Wisconsin couple killed execution-style by daughter's boyfriend, prosecutors say

Dane County Sheriff’s Office(MADISON, Wisc.) — A judge in Madison, Wisconsin, has set $1 million bail for two teenagers charged with the execution-style murders of a respected doctor and an education coach.

During the early morning hours of March 31, two joggers came upon the bodies of Dr. Beth Potter and her husband, Robin Carre, lying off the roadway in the University of Wisconsin Arboretum and covered in blood, police said. A witness told the University of Wisconsin-Madison Police Department that they had heard a series of gunshots after 11 p.m. the night before.

Carre, 57, was pronounced dead at the scene as Potter, 52, was taken to a nearby hospital where she later died. Both were shot in the head and were left for dead in their house clothes with no shoes, according to the criminal complaint.

Investigators conducted several interviews that led them to arrest and charge Khari Sanford, the boyfriend of the couple’s adopted daughter, and Sanford’s friend Ali’Jah Larrue with two counts of first-degree murder. Sanford and Larrue made their court appearance on Tuesday via video conference, where a plea was not entered for the felony charges.

The day before the couple was murdered, Potter confided in a friend that they had moved her adopted daughter, Miriam Potter Carre, and Sanford into an Airbnb because they weren’t abiding by the rules of COVID-19 social distancing, according to the criminal complaint.

Potter, a doctor at University of Wisconsin Hospital and Clinics, had a greater risk of infection because of medications she was taking, and she was concerned about the teenagers going in and out of the house, the complaint said.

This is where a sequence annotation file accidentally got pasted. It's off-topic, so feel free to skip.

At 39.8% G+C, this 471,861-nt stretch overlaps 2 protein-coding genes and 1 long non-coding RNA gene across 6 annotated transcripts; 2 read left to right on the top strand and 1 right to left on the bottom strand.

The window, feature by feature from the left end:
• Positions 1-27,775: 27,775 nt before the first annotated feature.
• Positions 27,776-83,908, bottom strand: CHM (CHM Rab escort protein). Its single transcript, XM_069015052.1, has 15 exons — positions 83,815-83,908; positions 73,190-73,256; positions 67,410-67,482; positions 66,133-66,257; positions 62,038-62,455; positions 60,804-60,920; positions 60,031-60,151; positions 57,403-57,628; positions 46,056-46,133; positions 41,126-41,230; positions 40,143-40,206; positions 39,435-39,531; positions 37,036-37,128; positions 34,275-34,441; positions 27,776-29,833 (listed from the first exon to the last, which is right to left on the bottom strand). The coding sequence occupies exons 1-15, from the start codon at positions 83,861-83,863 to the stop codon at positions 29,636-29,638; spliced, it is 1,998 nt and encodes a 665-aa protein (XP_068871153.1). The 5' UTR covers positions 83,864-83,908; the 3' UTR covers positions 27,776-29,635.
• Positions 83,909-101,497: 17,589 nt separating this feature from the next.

“You don’t care about me,” Potter Carre allegedly told her mother as they were being moved out.

Police say when they questioned Potter Carre about the night of March 30, she told them that she had stayed at the rental property with Sanford and that she had fallen asleep after watching a movie. But traffic cameras captured her parents’ van driving by the crime scene, and a forensic search of Potter Carre’s cell phone showed that she was not with Sanford at that time, according to the criminal complaint.

Potter Carre allegedly told police that she loved her boyfriend and was extremely loyal to him. Dane County Prosecutors did not respond to a request for comment on whether Potter Carre was implicated in her parents’ death.

When police caught up with Larrue, he told them that he was friends and classmates with Sanford and Potter Carre.

Larrue allegedly told police that before schools were closed due to the pandemic, he had overheard Sanford and Potter Carre talking in ceramics class about getting money from her parents, who “were rich,” according to the criminal complaint.

Sanford allegedly identified Larrue as an accomplice who, in turn, gave police permission to analyze his phone activity, according to the criminal complaint.

Sanford’s attorneys, Diana Maria Van Rybroek and Crystal Vera, declined to comment on the case Tuesday evening. Requests for comment from Larrue’s attorney were not returned. Sanford and Larrue’s next court date is April 16.

The families of Potter and Carre are anticipating establishing a memorial fund to provide resources for community activities that were important to the couple, according to the University of Wisconsin-Madison School of Medicine and Public Health website.

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